Whilst beginner swimmers often focus on staying afloat, swimming under water is a very useful skill. Being able to swim under water is needed for lifesaving, casualty rescue and retrieval of objects that have sunk. As a recreational activity, swimming under water can feel very relaxing. It is as close as we are likely to get to feeling weightless and being able to explore an underwater world is a unique experience. Where a beginner swimmer often feels anxious in deep water, a swimmer who knows how to sink and resurface is likely to feel more confident and in control. A whole variety of water sports require strong under water skills. For example, surfers may need to hold their breath for a long time if they get stuck under a wave. Artistic swimmers spend a long time under water and need good breath control. SCUBA divers will need to know how to manoeuvre themselves under water in different directions and be confident to dive to depth.

Skills that help to improve Swimming Under Water:

Development of Swimming Under Water from Beginner to Advanced:


Young children and beginner swimmers do not need to be in deep water to experience the under water world. Just gaining confidence to put the face in the water is a great start. Sinking toys can provide motivation to encourage swimmers to go further under water and children can work on collecting sinkers from incremental steps. Some swimmers are naturally very buoyant and will find sinking under water surprisingly difficult. Whilst this can be reassuring for nervous swimmers who worry about sinking, it can be frustrating if you are trying to submerge! There are many different methods of getting to the bottom of the pool, from blowing bubbles to using a push and glide, a surface dive, upward sculling or simply swimming down using a breaststroke-type arm pull. At a beginner level, being able to get to the bottom of the pool (in shallow water) and resurface is a good start.


When swimmers have understood the basic principles of floating and sinking, they can work on improving control. Being able to submerge using a variety of methods (sculling, swimming, push & glide and surface dives) and doing so neatly and powerfully are good targets. The more a swimmer practices under water swimming, they find that they can hold their breath for longer and can swim further or deeper under water. As swimmers improve their skill, they can aim to pick up more sinkers in one go, swim through hoops or submerge in deeper water. Learning how to manoeuvre in different directions under water is a useful skill to develop.


At an advanced level, swimmers can aim to improve their under water swimming distance. This is a component of future competitive swimming as a racing start and turn incorporate a long distance of underwater dolphin kicks. Swimmers can also branch out into a variety of water sports that utilise under water swimming skills such as surfing, SCUBA, freediving, snorkelling and artistic swimming.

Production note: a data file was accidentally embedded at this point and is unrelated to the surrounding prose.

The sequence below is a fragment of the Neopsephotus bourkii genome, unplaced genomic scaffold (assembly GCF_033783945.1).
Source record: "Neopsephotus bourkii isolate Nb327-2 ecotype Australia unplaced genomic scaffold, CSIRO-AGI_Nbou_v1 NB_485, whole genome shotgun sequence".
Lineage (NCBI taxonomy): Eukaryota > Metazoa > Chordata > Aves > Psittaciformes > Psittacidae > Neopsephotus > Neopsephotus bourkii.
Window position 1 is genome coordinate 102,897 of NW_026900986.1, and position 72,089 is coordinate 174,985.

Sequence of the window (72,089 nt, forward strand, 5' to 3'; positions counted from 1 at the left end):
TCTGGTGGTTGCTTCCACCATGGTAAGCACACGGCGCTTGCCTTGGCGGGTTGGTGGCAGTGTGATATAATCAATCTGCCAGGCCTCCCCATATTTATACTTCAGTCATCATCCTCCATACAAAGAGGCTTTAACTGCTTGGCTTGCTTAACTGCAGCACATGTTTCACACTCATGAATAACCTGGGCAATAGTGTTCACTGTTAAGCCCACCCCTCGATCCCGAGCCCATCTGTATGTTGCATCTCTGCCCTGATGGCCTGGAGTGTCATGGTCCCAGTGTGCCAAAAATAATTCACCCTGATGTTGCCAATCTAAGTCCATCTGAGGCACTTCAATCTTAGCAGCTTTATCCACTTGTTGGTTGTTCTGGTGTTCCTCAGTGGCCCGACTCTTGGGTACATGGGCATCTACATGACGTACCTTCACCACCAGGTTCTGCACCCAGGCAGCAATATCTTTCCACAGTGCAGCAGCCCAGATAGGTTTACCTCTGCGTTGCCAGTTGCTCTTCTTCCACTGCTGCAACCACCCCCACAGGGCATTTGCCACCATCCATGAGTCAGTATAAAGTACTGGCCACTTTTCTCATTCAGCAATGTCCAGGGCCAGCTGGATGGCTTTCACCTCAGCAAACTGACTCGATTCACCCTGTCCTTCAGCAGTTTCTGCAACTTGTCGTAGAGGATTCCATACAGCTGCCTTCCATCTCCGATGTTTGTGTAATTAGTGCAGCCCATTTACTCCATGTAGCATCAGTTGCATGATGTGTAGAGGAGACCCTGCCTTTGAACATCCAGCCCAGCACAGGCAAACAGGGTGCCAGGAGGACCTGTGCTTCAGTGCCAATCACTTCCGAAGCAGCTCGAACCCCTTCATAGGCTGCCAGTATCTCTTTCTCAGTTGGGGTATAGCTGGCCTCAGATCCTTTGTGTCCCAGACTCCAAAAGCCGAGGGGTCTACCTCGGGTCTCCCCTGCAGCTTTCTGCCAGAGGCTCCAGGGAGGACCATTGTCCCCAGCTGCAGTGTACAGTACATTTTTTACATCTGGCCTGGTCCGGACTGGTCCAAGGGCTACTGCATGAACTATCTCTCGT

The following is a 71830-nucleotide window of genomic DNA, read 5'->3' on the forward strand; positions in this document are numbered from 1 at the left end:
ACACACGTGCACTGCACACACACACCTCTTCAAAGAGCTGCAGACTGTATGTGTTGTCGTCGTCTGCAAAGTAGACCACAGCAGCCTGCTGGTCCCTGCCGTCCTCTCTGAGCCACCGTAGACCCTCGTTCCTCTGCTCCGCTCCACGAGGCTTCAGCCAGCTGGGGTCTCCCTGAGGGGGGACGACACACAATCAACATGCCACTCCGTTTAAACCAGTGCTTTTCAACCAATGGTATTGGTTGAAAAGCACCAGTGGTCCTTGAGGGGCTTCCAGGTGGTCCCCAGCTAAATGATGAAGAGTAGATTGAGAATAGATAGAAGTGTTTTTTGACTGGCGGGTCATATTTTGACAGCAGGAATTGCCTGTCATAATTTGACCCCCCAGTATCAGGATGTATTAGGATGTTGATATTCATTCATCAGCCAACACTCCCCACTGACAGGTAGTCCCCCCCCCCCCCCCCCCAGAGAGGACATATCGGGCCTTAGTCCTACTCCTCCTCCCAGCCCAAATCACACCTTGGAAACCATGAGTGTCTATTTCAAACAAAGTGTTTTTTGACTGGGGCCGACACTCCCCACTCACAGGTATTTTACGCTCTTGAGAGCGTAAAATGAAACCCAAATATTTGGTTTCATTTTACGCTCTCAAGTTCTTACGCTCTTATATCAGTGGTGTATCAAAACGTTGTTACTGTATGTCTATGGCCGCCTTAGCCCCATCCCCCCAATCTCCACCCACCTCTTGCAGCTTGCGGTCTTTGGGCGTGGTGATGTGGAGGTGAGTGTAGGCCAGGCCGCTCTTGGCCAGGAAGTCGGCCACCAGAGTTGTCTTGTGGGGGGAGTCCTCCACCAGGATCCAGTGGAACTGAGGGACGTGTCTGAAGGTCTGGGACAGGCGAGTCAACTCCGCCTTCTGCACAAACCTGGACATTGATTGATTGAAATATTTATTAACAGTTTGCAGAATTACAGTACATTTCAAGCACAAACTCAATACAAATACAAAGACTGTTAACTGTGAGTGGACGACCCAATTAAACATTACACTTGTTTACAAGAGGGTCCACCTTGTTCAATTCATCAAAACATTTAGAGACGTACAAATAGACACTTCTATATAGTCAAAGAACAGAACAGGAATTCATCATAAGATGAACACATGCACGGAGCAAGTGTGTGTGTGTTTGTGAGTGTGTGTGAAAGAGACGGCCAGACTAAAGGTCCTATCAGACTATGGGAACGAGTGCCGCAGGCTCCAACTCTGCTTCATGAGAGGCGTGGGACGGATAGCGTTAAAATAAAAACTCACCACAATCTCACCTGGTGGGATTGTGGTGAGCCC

Skill-specific Hazards for Swimming Under Water:

Besides the general inherent dangers involved with water-based activities, Swimming Under Water has its own specific risks:

  • Swimming under water should only be practiced under the supervision of a competent adult who is able to safely retrieve a swimmer from the bottom of the pool. Even strong swimmers may find it difficult to rescue someone from the bottom of a deep pool.
  • Holding the breath for long periods of time or excessive practice of under water swimming can lead to unexpected fainting. Swimmers should limit the time they spend practicing under water swimming and should alternate practice with activities where they are able to recover their breath. It is helpful to have a buddy or spotter who can alert a lifeguard if a swimmer passes out under water.
  • Swimmers should avoid hyperventilating in order to trick the body into being able to hold the breath for longer. This can lead to unexpected fainting.
  • Young children’s ears are susceptible to pressure damage when swimming to the bottom of a deep pool.
  • Swimmers should not swim into or under objects which can trap or disorientate them. Swimming into under water caves, submerged boat wrecks or even under poolside furniture such as water slides and seating can prevent a swimmer from resurfacing.
  • Tie up long hair or wear a swim cap. Long hair can become tangled in pool drains and vents, trapping the swimmer under water.
  • Children can easily become so focused on collecting sinkers or completing an underwater challenge that they run out of breath before they have time to resurface. Sometimes, children are unable to resurface without help yet will not look like they are in distress. A supervising adult should help a child to resurface if they have been under water for 5 seconds if they are uncertain about the child’s under water abilities.
  • SCUBA divers often wear heavy weights to help them sink. This is not necessary for general pool swimmers, however anyone choosing to use weights to help them sink should ensure that they can be easily jettisoned in an emergency.
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